Is it worth analyzing this on the merits? Say what you will about Bachmann and Ron Paul, for instance, but they’re not the reason we’re $15 trillion in debt. Even Newt, who has pushed for bank-breaking government expansions, managed to produce a balanced budget or two as Speaker. Also, does anyone really think the trouble with Congress is that they spend too much time in session? I get the argument — shatter the “professional politician” mindset by making them part-timers and you’ll see less regulation and smarter policy — but I’m not sure how it would lead to better outcomes on truly momentous questions like entitlement reform. Part-timers might be less fearful of being turned out of office for casting bold votes on Medicare and Social Security, but my hunch is that they’d spend much of their new free time fundraising and forming PACs and preparing for the next election. Which is to say, while Beltway culture surely shapes congressional minds, it takes a certain kind of mind to seek out the Beltway in the first place. Forcing them to spend more time at home won’t stop most of them from thinking about how to spend more time in Washington.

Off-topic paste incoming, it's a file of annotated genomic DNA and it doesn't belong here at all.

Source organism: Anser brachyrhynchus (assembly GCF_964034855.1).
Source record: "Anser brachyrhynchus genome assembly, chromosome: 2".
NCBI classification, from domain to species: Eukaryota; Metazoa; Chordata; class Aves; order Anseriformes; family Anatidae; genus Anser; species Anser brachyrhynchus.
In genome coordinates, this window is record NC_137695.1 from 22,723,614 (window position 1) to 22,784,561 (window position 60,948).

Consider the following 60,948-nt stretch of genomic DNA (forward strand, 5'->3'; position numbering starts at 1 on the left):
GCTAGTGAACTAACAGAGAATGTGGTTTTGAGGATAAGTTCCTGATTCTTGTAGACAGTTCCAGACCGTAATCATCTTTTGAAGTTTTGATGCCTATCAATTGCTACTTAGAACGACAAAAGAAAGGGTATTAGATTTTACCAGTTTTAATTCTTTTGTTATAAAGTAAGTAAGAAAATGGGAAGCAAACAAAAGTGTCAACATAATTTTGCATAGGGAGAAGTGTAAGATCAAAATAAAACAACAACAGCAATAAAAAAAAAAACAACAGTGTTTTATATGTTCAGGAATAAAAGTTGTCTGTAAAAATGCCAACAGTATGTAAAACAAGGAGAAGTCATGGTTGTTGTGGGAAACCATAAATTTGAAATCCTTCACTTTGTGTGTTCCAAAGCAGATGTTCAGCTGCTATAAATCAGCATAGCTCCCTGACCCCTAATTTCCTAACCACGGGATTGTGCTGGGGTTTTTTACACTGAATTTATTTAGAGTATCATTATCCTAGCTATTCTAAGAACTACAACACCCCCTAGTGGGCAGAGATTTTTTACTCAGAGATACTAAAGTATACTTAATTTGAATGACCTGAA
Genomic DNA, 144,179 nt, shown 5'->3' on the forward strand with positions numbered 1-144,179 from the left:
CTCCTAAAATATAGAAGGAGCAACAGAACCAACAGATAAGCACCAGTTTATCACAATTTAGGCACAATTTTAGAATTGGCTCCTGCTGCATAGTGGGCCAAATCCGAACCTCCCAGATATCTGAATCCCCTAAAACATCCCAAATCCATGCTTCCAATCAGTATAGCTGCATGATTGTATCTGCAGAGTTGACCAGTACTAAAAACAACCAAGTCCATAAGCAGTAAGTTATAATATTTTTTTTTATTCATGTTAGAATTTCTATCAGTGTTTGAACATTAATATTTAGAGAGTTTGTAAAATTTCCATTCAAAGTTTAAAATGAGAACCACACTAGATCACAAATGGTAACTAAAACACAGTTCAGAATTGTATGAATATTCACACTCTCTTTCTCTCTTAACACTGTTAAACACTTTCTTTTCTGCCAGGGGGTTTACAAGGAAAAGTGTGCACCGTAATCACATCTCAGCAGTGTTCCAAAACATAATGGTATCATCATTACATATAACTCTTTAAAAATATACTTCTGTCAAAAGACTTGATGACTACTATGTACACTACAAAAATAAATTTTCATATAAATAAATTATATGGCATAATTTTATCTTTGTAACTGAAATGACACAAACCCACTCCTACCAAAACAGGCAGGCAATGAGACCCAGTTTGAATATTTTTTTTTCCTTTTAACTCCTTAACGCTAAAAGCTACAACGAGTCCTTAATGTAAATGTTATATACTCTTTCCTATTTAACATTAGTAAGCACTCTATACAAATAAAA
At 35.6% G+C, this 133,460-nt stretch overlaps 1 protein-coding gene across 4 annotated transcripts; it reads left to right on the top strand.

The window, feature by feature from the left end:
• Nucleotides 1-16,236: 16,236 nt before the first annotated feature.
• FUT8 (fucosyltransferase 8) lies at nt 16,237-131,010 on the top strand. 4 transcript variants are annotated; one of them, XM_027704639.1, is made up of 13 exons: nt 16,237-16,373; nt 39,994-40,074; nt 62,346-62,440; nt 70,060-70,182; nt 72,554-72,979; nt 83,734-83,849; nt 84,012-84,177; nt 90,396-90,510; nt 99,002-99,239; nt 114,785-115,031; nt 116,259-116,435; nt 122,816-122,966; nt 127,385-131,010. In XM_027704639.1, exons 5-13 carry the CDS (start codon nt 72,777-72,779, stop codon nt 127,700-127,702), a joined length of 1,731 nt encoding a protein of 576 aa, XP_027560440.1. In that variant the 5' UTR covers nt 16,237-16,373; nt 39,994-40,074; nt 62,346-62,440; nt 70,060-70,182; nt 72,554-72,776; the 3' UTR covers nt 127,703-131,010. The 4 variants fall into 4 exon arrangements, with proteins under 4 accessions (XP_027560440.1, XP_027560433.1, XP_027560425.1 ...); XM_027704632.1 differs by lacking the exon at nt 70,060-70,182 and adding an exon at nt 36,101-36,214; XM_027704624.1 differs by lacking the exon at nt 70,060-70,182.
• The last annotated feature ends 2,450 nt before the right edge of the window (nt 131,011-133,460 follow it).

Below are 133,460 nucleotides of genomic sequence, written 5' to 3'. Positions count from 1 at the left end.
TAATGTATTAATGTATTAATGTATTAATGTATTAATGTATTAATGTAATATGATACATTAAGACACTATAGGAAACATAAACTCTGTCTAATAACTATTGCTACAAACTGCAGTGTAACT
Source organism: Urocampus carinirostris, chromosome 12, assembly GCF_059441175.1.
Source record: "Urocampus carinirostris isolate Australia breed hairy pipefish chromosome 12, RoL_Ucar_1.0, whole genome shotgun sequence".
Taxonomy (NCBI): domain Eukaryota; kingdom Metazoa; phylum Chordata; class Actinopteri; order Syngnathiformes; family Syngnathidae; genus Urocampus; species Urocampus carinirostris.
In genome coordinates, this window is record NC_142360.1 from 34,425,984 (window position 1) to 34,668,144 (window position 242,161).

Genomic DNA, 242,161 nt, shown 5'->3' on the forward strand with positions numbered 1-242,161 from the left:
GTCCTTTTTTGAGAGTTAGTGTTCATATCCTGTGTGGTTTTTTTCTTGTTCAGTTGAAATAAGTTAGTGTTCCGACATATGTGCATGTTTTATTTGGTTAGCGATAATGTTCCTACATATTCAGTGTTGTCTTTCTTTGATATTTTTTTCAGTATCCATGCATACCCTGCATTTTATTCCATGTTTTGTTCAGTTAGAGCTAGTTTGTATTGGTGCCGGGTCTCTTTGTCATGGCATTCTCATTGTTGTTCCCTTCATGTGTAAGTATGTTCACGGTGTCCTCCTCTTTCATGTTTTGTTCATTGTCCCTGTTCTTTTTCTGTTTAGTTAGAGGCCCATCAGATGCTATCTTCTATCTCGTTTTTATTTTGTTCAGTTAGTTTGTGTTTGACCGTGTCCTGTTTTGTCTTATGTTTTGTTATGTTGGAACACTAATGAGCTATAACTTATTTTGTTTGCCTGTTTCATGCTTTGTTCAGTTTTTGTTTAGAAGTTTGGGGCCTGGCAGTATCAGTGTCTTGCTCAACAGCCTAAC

But never mind all that. The point of the ad isn’t to push a serious reform plan, it’s simply to stain Perry’s rivals for the conservative vote with their membership in the most widely loathed institution in American political life. It’s not a gamechanger, but since the word “Congress” now seems to induce a Pavlovian spitting response in most Americans, it’s only logical that he’d want to ring the bell on Bachmann, Paul, Gingrich, and Santorum. Next stop: 20 percent in Iowa?